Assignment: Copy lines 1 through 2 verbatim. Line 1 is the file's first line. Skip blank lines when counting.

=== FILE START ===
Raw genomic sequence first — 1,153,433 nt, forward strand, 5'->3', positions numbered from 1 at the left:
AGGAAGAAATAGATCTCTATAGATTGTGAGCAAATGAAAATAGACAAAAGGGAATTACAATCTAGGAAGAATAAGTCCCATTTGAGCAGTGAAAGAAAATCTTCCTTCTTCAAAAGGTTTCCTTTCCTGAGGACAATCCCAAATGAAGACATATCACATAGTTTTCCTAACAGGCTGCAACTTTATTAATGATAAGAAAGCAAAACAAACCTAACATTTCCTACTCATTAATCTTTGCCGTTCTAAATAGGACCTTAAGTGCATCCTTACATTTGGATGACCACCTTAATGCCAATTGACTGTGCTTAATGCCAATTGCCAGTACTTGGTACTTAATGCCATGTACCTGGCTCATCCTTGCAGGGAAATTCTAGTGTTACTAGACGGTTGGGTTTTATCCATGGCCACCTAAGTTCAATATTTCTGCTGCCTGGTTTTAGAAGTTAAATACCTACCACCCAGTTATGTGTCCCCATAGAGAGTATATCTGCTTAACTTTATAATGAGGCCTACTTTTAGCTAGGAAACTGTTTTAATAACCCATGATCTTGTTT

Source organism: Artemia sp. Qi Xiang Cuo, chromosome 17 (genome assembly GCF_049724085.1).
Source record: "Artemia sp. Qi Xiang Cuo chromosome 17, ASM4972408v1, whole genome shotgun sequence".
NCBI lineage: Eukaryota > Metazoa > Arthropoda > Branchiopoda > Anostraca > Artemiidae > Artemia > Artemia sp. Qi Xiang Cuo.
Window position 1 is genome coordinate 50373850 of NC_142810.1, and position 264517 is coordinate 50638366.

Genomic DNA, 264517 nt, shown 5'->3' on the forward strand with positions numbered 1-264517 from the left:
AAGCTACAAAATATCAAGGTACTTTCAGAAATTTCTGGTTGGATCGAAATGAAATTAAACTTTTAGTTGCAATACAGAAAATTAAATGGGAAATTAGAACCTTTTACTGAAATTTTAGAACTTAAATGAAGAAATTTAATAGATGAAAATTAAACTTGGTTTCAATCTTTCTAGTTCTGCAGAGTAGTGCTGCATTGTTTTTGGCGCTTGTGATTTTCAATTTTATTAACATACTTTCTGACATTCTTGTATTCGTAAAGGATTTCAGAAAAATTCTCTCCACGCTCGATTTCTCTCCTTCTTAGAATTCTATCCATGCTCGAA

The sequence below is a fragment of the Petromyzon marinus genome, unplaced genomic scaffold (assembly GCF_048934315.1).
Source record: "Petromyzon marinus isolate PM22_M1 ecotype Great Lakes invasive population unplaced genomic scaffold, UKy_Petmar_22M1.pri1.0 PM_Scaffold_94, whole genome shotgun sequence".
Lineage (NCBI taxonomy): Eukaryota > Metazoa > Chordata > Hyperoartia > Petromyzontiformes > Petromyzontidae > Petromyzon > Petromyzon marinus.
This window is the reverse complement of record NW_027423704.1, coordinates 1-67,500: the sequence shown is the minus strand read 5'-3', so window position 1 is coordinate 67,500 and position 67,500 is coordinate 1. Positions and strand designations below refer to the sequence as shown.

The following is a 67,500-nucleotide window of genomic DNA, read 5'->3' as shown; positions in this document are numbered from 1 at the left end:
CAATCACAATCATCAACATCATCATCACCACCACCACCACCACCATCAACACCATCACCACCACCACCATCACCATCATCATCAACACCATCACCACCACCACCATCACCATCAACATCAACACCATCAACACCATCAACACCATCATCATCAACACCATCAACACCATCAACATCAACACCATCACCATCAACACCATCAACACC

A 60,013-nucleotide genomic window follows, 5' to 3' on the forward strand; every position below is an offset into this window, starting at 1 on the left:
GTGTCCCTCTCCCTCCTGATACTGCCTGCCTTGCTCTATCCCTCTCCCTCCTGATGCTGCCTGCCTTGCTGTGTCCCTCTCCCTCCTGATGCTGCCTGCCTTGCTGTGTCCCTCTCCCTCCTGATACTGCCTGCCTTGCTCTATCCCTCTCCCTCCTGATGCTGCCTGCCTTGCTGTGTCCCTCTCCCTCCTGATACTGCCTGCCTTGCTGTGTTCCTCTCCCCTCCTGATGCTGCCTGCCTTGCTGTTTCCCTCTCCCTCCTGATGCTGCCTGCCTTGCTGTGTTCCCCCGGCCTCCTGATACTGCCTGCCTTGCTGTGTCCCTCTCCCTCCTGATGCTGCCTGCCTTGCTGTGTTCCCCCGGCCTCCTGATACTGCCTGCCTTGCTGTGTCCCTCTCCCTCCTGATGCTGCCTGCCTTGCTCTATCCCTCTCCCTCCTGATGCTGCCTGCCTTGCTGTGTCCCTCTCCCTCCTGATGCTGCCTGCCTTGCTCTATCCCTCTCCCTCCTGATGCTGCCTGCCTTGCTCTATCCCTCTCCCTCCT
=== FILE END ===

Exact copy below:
Raw genomic sequence first — 1,153,433 nt, forward strand, 5'->3', positions numbered from 1 at the left:
AGGAAGAAATAGATCTCTATAGATTGTGAGCAAATGAAAATAGACAAAAGGGAATTACAATCTAGGAAGAATAAGTCCCATTTGAGCAGTGAAAGAAAATCTTCCTTCTTCAAAAGGTTTCCTTTCCTGAGGACAATCCCAAATGAAGACATATCACATAGTTTTCCTAACAGGCTGCAACTTTATTAATGATAAGAAAGCAAAACAAACCTAACATTTCCTACTCATTAATCTTTGCCGTTCTAAATAGGACCTTAAGTGCATCCTTACATTTGGATGACCACCTTAATGCCAATTGACTGTGCTTAATGCCAATTGCCAGTACTTGGTACTTAATGCCATGTACCTGGCTCATCCTTGCAGGGAAATTCTAGTGTTACTAGACGGTTGGGTTTTATCCATGGCCACCTAAGTTCAATATTTCTGCTGCCTGGTTTTAGAAGTTAAATACCTACCACCCAGTTATGTGTCCCCATAGAGAGTATATCTGCTTAACTTTATAATGAGGCCTACTTTTAGCTAGGAAACTGTTTTAATAACCCATGATCTTGTTT